International Festival: Irish dancers, Rince na Chroi, step out on Saturday
Up to 20 dancers are expected to show their considerable Irish stepdancing skills this Saturday.
WORTHINGTON — With bouncing curls, flouncing skirts and white ankle socks contrasting sharply with black dancing shoes, it’s hard to ignore the flair and fashion on display when Rince na Chroi takes the stage.
“We’re really excited to come to Worthington’s International Festival,” said Rince na Chroi founder/owner/director Katie Stephens Spangler, “and we’re grateful for the opportunity to perform for this audience.”
Saturday’s appearance by the St. Paul-based Irish dance troupe Rince na Chroi (pronounced “rinka-na cree,” Gaelic for “dance of the heart”) won’t be its first in Worthington.
The half-Irish, full-hearted Spangler has in past years brought dancers, ranging from three-year-olds to adults, to the community’s signature July celebration of diversity.
Spangler says up to 20 of her 200+ dancers are expected to show their considerable Irish stepdancing skills this Saturday. After all, performances are what they prepare for and love.
“In a typical year, we have about 100 public performances,” said Spangler. “We are a dance school that focuses 100% on performance and teamwork; our dancers don’t compete, but we like to get out and about as much as we can.”
Other than the “hard couple of years” wrought by COVID cancellations, Spangler says her troupe travels mainly throughout Minnesota but also across the Midwest. Festivals like Worthington’s are familiar fare.
“Often we attend events featuring other types of folk and ethnic dance groups, and it’s really fun to see what dance looks like from other cultures,” said Spangler.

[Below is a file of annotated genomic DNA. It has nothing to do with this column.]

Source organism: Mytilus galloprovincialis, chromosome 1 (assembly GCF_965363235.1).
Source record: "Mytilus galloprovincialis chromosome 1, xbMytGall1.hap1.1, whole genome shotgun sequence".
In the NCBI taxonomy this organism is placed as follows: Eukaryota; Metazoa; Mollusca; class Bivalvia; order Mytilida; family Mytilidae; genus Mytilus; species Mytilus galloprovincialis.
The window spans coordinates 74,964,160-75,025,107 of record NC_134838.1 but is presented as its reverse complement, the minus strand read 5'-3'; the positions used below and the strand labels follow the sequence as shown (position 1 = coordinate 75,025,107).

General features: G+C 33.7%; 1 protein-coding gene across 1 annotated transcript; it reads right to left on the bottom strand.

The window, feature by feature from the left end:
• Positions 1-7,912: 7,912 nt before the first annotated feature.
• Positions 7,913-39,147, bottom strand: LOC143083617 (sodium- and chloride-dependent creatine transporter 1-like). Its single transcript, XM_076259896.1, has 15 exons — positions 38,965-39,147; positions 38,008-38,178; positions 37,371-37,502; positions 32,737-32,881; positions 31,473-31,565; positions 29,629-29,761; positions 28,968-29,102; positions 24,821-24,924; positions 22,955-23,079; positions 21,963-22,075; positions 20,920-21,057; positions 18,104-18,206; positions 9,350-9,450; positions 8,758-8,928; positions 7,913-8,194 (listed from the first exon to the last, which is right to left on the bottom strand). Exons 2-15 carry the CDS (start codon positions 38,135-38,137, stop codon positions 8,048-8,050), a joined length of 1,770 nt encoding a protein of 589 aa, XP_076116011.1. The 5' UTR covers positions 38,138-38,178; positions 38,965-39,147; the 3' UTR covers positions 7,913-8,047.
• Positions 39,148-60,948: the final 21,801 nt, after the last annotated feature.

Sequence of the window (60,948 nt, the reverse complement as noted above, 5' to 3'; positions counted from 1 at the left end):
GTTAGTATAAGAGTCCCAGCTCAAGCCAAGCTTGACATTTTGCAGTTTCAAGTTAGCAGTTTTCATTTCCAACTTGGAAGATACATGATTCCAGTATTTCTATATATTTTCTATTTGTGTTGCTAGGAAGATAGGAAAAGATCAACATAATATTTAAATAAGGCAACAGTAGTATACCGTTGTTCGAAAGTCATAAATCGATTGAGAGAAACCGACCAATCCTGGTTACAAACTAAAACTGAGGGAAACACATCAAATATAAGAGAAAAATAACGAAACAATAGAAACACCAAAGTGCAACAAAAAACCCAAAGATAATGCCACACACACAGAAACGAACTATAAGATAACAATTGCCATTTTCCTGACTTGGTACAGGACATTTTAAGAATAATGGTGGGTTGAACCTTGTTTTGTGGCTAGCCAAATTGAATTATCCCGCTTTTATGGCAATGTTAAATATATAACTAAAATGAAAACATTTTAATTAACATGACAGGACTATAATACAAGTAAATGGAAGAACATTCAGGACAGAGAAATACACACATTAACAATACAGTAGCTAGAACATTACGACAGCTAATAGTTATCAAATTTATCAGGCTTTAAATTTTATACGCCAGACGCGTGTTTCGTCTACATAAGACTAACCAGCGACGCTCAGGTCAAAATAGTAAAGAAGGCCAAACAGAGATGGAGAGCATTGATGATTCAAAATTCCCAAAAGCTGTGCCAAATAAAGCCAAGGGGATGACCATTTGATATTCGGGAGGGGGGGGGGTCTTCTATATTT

“It’s a good experience for our dancers to both do what they do and see how other cultures celebrate dance as well.”
A Milwaukee native and lifelong dance enthusiast, Spangler started Rince na Chroi in St. Paul in February 2003 with just a dozen dancers. Now, with nearly 20 years of Irish step dancing instruction under her belt, she is a confident professional who joins with her 10-person staff in teaching more than 200 students annually.
“New dancers start with us each fall, and typically by winter they’re performing for the first time,” Spangler said. “Our most seasoned dancers have worked weekly for eight to 12 years to achieve the level of dancing they’re at.”
In Irish step dancing, one of two different shoe types is worn depending on the style of dance being performed.
“The soft shoes are more like a ballet-type shoe, and the hard shoes are similar to tap shoes but with fiberglass on the tips and heels,” Spangler explained.
And that hair! Those costumes! It’s all part of creating a genuine expression of Irish step dance.
“We pride ourselves on the dancers looking nice (with curly Irish dance wigs) and having lovely traditional costumes,” said Spangler. “We’re happy to share what we love doing with people who are interested in watching.”